To get in touch with Bridget and find out more about her fabulous work, click here.
It’s not so easy to write convincingly and with humor in support of feminism, but this lovely piece from the New Statesman makes the grade. In it, writer Robert Webb schools the gentlemen:
Guys, your doctor might tell you to lose a few pounds – but the taxi driver will not; the Daily Mail will not. You won’t open the Sun and compare your own cock to that of a well-endowed model. You won’t get dressed for a party and worry if you look like a slut, or get called a slut, or get raped on the way home “because you look like a slut”. In the rare event that you do get raped, the police won’t seem to mind what you were wearing. Lawyers won’t ask what you were wearing; your mother won’t ask what you were wearing.
When you dance in a ballroom, you won’t have to do it backwards in high heels; when you speak in a boardroom, you won’t have to second-guess yourself in case you’re coming across as “shrill”. You reached that boardroom with the grain, not against it. You didn’t need to look hard for role models. If they cut your genitals when you were an infant, they didn’t expect it to make much difference to your enjoyment of sex. If they cut your genitals while you were giving birth . . . Ah, but then you will never give birth and nobody will make you feel guilty about whether you breastfeed or not. You don’t judge yourself for eating a cake; you haven’t, since childhood, been encouraged by the media and by every careless comment from your family to have a relationship with food that borders on psychosis.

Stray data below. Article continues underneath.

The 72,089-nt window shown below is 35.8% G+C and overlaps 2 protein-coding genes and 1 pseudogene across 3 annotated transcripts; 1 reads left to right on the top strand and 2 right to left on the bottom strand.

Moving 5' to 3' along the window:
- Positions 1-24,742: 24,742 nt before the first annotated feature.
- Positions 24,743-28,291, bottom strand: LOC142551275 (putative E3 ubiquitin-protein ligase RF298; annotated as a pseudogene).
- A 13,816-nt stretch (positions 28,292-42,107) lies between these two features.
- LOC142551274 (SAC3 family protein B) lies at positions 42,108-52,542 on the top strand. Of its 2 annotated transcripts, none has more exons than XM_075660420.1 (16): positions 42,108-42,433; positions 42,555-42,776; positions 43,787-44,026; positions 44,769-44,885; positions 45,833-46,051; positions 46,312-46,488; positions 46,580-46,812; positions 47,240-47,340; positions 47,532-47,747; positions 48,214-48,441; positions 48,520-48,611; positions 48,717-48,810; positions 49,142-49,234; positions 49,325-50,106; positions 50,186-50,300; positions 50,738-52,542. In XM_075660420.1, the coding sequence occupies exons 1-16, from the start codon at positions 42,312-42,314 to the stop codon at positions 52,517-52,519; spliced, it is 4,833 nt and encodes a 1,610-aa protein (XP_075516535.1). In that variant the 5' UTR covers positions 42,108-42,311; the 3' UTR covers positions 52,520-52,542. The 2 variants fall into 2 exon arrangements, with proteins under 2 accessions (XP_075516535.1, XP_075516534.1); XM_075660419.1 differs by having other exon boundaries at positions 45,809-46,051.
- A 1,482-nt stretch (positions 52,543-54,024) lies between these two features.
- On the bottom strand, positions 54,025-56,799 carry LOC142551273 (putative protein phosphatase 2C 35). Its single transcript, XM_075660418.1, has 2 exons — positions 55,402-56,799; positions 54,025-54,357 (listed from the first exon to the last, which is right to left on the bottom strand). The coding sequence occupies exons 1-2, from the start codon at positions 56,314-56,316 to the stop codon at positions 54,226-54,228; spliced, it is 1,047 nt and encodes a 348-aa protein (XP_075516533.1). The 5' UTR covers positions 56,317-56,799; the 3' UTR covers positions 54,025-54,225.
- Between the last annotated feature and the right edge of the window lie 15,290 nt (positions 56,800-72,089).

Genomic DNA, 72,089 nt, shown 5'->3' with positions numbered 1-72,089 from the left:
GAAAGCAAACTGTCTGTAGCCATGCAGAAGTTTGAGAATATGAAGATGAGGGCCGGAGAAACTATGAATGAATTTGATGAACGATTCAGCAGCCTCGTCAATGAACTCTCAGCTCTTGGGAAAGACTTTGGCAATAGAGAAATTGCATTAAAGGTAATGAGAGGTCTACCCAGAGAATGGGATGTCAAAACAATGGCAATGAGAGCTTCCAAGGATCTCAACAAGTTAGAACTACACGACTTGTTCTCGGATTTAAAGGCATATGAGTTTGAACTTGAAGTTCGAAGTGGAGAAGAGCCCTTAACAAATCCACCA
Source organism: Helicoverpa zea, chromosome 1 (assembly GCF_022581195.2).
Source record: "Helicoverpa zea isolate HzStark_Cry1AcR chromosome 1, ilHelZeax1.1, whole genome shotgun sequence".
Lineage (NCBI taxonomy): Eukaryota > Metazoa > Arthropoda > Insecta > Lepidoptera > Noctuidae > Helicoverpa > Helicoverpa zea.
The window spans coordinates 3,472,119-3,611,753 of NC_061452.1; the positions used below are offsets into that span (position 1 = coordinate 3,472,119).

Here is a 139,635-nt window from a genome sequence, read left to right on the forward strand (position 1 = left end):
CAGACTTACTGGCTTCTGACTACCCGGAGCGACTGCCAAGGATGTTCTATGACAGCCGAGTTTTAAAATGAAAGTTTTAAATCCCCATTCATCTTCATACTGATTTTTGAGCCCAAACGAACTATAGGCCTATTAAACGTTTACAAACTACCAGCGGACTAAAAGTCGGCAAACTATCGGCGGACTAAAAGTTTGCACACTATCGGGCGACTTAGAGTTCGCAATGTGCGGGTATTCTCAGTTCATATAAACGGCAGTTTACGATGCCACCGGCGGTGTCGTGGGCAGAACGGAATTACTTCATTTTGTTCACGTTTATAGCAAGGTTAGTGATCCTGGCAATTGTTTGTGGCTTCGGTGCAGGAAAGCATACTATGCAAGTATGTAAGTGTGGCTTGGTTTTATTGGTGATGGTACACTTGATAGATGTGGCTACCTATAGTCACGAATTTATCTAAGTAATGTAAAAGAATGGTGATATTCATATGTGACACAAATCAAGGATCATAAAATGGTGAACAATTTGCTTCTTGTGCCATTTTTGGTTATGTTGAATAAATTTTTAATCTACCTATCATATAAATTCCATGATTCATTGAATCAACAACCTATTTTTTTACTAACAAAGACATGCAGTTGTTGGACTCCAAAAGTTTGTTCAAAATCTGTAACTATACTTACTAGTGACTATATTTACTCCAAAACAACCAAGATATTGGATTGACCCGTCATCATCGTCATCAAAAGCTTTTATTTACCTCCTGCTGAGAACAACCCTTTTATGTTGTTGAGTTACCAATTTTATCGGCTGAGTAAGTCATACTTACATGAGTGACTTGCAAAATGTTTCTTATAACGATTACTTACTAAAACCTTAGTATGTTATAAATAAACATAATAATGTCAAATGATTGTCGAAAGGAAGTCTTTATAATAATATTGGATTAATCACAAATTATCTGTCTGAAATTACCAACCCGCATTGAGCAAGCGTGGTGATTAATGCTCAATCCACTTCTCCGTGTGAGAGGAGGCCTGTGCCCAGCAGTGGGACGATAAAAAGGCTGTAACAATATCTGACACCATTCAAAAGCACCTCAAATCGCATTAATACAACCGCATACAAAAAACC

Webb builds up to what so few people are willing to say: If you are a man, you (unlike women) “never had it explained to you and you never had to figure it out for yourself that in this world, you’re slightly wrong. That everything is going to be made more difficult for you than for the opposite sex.”
This is the good medicine. For the sweet humor that makes it go down easy, read the full piece here.
I’ve been struggling with how to respond to the murder of Mike Brown and the subsequent police terror in Ferguson, Missouri. I wish I could say that I’m completely shocked, that I can’t believe this level of racism still happens in the U.S. But I’m mostly deeply saddened that so many people still don’t have basic human rights.
The words of Roxanne Gay are helping me to break through the numbness, the weary feeling of “Oh, god, not again…” Part of what helps is acknowledging the feeling of helplessness while affirming the need to never give up:
Those of us who are watching at a remove are trying to find the words to describe our horror, our dismay, our anger but nothing seems adequate. We are not there. Our good intentions on social networks won’t change the situation. Our pithy comments about how we are now, finally, like the rest of the world won’t change the situation.